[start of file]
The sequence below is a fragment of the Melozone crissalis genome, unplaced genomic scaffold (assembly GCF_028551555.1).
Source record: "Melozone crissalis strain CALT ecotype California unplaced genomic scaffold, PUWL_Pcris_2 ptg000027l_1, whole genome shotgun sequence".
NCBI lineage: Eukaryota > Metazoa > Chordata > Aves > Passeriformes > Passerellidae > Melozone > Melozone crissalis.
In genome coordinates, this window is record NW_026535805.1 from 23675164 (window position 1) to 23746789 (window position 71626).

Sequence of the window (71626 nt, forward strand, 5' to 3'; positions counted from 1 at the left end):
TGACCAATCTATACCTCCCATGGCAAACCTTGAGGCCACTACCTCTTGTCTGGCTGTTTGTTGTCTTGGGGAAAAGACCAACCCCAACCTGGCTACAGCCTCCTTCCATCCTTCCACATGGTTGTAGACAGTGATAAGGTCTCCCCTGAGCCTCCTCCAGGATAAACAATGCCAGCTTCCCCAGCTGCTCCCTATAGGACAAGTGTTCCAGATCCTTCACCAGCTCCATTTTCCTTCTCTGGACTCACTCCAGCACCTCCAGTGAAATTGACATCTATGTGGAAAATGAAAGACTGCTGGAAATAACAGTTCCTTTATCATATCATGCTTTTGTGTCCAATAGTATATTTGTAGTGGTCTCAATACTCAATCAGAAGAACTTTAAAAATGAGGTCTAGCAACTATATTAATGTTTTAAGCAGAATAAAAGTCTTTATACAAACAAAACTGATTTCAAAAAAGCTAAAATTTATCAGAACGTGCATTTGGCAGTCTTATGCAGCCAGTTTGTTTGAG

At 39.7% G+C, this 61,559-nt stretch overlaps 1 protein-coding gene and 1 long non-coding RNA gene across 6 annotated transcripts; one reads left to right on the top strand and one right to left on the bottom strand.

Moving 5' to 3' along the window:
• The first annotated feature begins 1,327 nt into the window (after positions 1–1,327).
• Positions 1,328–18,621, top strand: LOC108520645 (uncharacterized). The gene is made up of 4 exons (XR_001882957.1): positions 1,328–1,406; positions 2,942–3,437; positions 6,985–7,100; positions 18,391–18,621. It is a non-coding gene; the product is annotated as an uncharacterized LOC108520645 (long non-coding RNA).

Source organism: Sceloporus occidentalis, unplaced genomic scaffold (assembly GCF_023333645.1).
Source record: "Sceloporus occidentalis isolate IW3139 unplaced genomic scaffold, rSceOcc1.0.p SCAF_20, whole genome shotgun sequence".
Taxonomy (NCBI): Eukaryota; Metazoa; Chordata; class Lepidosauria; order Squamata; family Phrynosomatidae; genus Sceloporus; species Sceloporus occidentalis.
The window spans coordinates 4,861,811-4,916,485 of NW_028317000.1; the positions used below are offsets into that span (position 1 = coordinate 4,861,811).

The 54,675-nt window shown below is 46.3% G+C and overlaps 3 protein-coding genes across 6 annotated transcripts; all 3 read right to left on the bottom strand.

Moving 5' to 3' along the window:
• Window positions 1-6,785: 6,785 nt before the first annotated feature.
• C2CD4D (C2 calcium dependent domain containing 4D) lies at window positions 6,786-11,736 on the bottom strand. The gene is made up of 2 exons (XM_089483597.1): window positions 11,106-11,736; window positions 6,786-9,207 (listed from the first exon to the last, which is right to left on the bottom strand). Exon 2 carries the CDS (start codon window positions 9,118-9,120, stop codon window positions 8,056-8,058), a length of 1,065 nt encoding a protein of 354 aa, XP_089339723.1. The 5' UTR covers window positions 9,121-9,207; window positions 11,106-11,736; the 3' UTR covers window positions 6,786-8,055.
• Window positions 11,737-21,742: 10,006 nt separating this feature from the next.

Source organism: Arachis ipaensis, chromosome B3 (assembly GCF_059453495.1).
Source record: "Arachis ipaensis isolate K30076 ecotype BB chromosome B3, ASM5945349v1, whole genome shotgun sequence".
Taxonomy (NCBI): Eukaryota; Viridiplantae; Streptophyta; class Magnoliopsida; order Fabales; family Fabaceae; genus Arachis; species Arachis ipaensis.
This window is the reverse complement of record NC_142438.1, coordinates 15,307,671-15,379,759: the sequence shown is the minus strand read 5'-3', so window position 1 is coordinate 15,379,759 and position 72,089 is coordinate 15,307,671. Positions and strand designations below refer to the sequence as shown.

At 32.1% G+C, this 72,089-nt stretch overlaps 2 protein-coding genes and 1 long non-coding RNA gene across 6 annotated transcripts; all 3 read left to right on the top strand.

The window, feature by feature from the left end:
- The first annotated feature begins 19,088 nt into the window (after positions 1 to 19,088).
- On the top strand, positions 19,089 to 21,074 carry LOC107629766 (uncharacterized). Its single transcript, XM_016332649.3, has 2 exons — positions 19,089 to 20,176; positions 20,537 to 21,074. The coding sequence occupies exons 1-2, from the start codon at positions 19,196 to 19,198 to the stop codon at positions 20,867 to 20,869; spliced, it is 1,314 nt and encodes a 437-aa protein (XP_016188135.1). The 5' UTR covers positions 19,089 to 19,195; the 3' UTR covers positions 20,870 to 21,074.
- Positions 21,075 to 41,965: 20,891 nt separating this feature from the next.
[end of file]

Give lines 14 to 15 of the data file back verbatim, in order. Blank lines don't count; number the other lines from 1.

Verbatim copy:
The window spans coordinates 4,861,811-4,916,485 of NW_028317000.1; the positions used below are offsets into that span (position 1 = coordinate 4,861,811).

The 54,675-nt window shown below is 46.3% G+C and overlaps 3 protein-coding genes across 6 annotated transcripts; all 3 read right to left on the bottom strand.